In this issue
April 9, 2014

Jonathan Tobin: Why Did Kerry Lie About Israeli Blame?

Samuel G. Freedman: A resolution 70 years later for a father's unsettling legacy of ashes from Dachau

Jessica Ivins: A resolution 70 years later for a father's unsettling legacy of ashes from Dachau

Kim Giles: Asking for help is not weakness

Kathy Kristof and Barbara Hoch Marcus: 7 Great Growth Israeli Stocks

Matthew Mientka: How Beans, Peas, And Chickpeas Cleanse Bad Cholesterol and Lowers Risk of Heart Disease

Sabrina Bachai: 5 At-Home Treatments For Headaches

The Kosher Gourmet by Daniel Neman Have yourself a matzo ball: The secrets bubby never told you and recipes she could have never imagined

April 8, 2014

Lori Nawyn: At Your Wit's End and Back: Finding Peace

Susan B. Garland and Rachel L. Sheedy: Strategies Married Couples Can Use to Boost Benefits

David Muhlbaum: Smart Tax Deductions Non-Itemizers Can Claim

Jill Weisenberger, M.S., R.D.N., C.D.E : Before You Lose Your Mental Edge

Dana Dovey: Coffee Drinkers Rejoice! Your Cup Of Joe Can Prevent Death From Liver Disease

Chris Weller: Electric 'Thinking Cap' Puts Your Brain Power Into High Gear

The Kosher Gourmet by Marlene Parrish A gift of hazelnuts keeps giving --- for a variety of nutty recipes: Entree, side, soup, dessert

April 4, 2014

Rabbi David Gutterman: The Word for Nothing Means Everything

Charles Krauthammer: Kerry's folly, Chapter 3

Amy Peterson: A life of love: How to build lasting relationships with your children

John Ericson: Older Women: Save Your Heart, Prevent Stroke Don't Drink Diet

John Ericson: Why 50 million Americans will still have spring allergies after taking meds

Cameron Huddleston: Best and Worst Buys of April 2014

Stacy Rapacon: Great Mutual Funds for Young Investors

Sarah Boesveld: Teacher keeps promise to mail thousands of former students letters written by their past selves

The Kosher Gourmet by Sharon Thompson Anyone can make a salad, you say. But can they make a great salad? (SECRETS, TESTED TECHNIQUES + 4 RECIPES, INCLUDING DRESSINGS)

April 2, 2014

Paul Greenberg: Death and joy in the spring

Dan Barry: Should South Carolina Jews be forced to maintain this chimney built by Germans serving the Nazis?

Mayra Bitsko: Save me! An alien took over my child's personality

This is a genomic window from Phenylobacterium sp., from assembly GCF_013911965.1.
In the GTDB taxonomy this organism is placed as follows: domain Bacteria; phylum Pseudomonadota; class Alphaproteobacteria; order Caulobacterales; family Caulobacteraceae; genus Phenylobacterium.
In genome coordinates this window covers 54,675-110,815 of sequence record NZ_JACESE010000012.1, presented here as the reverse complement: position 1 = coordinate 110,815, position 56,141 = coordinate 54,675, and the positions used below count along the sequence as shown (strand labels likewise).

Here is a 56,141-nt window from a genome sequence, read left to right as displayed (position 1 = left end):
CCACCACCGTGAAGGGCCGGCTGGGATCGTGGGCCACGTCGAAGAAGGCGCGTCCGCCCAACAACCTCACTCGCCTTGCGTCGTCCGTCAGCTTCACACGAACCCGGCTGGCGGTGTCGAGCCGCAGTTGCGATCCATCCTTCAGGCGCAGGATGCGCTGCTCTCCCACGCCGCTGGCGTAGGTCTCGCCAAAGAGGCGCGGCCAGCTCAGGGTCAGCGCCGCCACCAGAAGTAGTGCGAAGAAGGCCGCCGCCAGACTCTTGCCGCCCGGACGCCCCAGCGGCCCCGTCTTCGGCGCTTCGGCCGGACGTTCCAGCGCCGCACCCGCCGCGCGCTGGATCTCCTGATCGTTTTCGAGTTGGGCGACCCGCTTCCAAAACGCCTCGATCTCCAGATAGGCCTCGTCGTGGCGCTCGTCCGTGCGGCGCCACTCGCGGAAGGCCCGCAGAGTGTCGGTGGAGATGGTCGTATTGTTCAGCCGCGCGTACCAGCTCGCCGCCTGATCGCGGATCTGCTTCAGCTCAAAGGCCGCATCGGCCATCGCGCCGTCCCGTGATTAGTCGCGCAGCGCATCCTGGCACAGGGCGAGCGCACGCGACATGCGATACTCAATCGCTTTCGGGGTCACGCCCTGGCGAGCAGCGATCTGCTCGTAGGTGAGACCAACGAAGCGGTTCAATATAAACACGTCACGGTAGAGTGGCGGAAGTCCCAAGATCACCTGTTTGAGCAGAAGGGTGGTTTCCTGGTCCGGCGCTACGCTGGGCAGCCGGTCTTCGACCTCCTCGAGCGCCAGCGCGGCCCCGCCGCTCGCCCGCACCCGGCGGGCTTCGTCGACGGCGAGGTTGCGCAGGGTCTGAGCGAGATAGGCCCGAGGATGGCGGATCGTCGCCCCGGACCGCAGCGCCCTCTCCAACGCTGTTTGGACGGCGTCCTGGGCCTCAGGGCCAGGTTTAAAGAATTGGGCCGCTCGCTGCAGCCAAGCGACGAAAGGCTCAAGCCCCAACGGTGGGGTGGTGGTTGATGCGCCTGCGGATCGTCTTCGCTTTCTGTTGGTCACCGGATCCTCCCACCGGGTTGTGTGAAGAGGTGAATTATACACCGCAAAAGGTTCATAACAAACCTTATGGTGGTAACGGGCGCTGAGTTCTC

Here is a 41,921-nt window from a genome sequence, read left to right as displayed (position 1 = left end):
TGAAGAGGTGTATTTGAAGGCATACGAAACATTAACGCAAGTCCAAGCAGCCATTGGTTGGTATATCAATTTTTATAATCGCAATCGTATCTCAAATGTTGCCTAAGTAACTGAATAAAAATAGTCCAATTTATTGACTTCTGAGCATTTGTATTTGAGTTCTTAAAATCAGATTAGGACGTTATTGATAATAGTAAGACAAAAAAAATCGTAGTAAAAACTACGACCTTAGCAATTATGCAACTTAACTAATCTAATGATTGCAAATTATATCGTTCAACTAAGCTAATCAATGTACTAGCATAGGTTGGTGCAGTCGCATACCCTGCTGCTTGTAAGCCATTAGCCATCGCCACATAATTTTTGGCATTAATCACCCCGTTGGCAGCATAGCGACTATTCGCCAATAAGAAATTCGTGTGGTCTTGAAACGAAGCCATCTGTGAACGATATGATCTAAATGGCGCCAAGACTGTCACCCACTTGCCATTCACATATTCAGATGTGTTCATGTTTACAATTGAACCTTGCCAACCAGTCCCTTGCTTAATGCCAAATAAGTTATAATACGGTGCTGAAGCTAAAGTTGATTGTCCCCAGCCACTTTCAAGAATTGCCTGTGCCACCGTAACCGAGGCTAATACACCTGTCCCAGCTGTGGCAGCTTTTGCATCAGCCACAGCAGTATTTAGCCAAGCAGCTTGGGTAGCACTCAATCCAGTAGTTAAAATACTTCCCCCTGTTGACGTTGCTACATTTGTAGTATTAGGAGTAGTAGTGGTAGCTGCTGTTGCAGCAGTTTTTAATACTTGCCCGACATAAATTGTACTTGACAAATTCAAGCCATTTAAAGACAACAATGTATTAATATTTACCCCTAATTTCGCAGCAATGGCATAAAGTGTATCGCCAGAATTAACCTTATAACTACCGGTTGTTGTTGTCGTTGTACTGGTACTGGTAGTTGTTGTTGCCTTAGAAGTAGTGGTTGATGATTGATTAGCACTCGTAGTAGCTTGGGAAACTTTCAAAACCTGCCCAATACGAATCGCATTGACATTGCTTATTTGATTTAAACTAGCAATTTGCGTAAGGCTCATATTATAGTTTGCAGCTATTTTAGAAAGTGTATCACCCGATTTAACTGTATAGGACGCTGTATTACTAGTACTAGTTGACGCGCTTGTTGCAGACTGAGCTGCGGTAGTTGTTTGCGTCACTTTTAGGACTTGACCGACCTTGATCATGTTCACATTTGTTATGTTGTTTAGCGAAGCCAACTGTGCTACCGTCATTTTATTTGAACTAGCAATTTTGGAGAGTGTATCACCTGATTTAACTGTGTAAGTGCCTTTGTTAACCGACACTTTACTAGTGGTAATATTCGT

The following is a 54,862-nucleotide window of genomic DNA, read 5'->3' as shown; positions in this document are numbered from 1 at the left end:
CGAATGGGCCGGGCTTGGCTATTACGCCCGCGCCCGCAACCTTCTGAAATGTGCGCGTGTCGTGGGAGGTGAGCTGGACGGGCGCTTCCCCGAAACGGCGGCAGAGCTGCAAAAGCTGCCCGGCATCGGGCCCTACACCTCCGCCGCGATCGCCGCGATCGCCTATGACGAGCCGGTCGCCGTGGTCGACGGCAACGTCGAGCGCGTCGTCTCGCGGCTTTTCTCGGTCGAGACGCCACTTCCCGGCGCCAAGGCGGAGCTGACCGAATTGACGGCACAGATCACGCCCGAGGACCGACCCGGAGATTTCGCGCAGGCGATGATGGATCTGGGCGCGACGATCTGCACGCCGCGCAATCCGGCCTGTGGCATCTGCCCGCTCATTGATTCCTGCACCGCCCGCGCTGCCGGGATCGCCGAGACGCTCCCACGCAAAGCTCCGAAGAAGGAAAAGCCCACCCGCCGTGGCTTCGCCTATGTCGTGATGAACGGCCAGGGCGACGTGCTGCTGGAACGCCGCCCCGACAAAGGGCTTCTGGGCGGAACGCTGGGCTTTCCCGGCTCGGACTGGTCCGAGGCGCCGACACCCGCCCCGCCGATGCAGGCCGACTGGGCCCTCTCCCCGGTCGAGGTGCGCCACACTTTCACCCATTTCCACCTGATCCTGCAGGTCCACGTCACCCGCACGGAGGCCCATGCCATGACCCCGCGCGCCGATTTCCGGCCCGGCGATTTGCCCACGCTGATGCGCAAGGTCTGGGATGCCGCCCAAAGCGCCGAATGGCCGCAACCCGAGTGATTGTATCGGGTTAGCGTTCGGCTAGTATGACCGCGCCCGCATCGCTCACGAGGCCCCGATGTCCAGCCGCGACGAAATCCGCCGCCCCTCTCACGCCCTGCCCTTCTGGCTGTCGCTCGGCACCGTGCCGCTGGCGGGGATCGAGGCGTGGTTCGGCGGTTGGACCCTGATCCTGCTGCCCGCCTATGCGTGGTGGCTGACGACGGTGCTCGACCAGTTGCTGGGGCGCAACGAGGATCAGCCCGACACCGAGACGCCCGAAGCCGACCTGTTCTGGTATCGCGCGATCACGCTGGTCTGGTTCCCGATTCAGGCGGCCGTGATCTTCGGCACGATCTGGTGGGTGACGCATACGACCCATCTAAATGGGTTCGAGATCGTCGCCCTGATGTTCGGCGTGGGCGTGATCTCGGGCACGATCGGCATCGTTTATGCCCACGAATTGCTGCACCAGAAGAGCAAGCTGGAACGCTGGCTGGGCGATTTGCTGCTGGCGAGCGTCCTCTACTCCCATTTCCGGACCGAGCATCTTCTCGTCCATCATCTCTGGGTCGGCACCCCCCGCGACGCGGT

Frank Clayton: Get happy: 20 scientifically proven happiness activities

Susan Scutti: It's Genetic! Obesity and the 'Carb Breakdown' Gene

Lecia Bushak: Why Hand Sanitizer May Actually Harm Your Health

Stacy Rapacon: Great Funds You Can Own for $500 or Less

Cameron Huddleston: 7 Ways to Save on Home Decor

The Kosher Gourmet by Steve Petusevsky Exploring ingredients as edible-stuffed containers (TWO RECIPES + TIPS & TECHINQUES)

Jewish World Review July 30, 2013/ 23 Menachem-Av, 5773

Voting Frights

By Lenore Skenazy

http://www.JewishWorldReview.com | Can you think of anything more dangerous than having hundreds — maybe even thousands — of full-blooded strangers barging into the buildings where our precious children learn?

Well, how about all those strangers not barging in, not even being allowed across the threshold, thanks to new, completely hysteria-driven restrictions on voting in the schools?

More and more schools and districts are saying no to the age-old American tradition of hosting elections in the school gym. It's a "risk" they say they cannot take.

Except that, as far as I can tell, it never has posed any risk at all — and still doesn't.

An article in the Iowa City Press-Citizen details how Election Day already has changed in Iowa. Only 7 percent of voting is still done in public schools. "The pressure to move polling places out of schools intensified following the December school shooting in Newtown, Conn.," writes the reporter, Emily Schettler. Yet — what is the connection? One terrible thing happens in one place and suddenly all voters in all schools are regarded as potential terrorists? Should schools outlaw basketball games, too?

The article adds that although there haven't been any serious problems in Iowa during elections, "officials pushing the moves say they want to avoid future issues."

Which, in case you haven't noticed, is an argument you could use to outlaw absolutely anything. "Though there haven't been any problems with kids impaling themselves on pencils, we want to avoid..." "So far, no children have violently collided during square dance instruction, but we hope to avoid..."

Here's an idea: Why don't officials try to avoid going crazy worrying, "What if an exceedingly unlikely event that never happened in this context not only happens again but happens in exactly this context?"

Already one county has had to spend $8,000 for polling space because the schools — free and paid for by our taxes — were no longer available. So now the county is missing out on a nice chunk of change that could have been used for, I don't know, buying copies of the Constitution? And the school kids there don't even get to see their parents, neighbors or other local adults exercising the inalienable right that makes America such a beacon of fear.

Er, freedom.

Look, there's safety, and then there's sanity. Ideally, the two go hand in hand. But when it comes to kids and schools, it feels as if they aren't even allowed in the same building.

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